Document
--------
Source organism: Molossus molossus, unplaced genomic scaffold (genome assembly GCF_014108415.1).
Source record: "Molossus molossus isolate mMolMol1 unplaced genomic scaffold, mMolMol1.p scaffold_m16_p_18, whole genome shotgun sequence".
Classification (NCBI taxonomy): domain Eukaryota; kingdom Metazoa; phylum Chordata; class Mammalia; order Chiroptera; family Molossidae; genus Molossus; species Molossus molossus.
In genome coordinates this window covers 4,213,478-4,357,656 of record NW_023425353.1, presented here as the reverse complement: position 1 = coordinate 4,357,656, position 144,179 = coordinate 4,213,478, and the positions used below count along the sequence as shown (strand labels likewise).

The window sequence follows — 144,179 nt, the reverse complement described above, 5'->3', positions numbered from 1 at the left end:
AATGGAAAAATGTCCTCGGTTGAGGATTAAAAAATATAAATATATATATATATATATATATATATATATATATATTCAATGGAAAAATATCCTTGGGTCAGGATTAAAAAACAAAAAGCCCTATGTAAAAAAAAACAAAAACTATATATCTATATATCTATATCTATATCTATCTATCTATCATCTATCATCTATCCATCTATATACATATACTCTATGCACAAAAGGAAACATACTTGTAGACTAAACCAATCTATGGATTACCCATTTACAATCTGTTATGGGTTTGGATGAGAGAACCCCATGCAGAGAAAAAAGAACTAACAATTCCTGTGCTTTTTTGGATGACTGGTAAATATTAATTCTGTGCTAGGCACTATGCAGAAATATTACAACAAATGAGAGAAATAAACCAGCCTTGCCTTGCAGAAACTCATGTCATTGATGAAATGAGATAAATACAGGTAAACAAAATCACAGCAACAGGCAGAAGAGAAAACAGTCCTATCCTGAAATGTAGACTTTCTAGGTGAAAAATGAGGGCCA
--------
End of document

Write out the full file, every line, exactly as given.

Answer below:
Source organism: Molossus molossus, unplaced genomic scaffold (genome assembly GCF_014108415.1).
Source record: "Molossus molossus isolate mMolMol1 unplaced genomic scaffold, mMolMol1.p scaffold_m16_p_18, whole genome shotgun sequence".
Classification (NCBI taxonomy): domain Eukaryota; kingdom Metazoa; phylum Chordata; class Mammalia; order Chiroptera; family Molossidae; genus Molossus; species Molossus molossus.
In genome coordinates this window covers 4,213,478-4,357,656 of record NW_023425353.1, presented here as the reverse complement: position 1 = coordinate 4,357,656, position 144,179 = coordinate 4,213,478, and the positions used below count along the sequence as shown (strand labels likewise).

The window sequence follows — 144,179 nt, the reverse complement described above, 5'->3', positions numbered from 1 at the left end:
AATGGAAAAATGTCCTCGGTTGAGGATTAAAAAATATAAATATATATATATATATATATATATATATATATATATTCAATGGAAAAATATCCTTGGGTCAGGATTAAAAAACAAAAAGCCCTATGTAAAAAAAAACAAAAACTATATATCTATATATCTATATCTATATCTATCTATCTATCATCTATCATCTATCCATCTATATACATATACTCTATGCACAAAAGGAAACATACTTGTAGACTAAACCAATCTATGGATTACCCATTTACAATCTGTTATGGGTTTGGATGAGAGAACCCCATGCAGAGAAAAAAGAACTAACAATTCCTGTGCTTTTTTGGATGACTGGTAAATATTAATTCTGTGCTAGGCACTATGCAGAAATATTACAACAAATGAGAGAAATAAACCAGCCTTGCCTTGCAGAAACTCATGTCATTGATGAAATGAGATAAATACAGGTAAACAAAATCACAGCAACAGGCAGAAGAGAAAACAGTCCTATCCTGAAATGTAGACTTTCTAGGTGAAAAATGAGGGCCA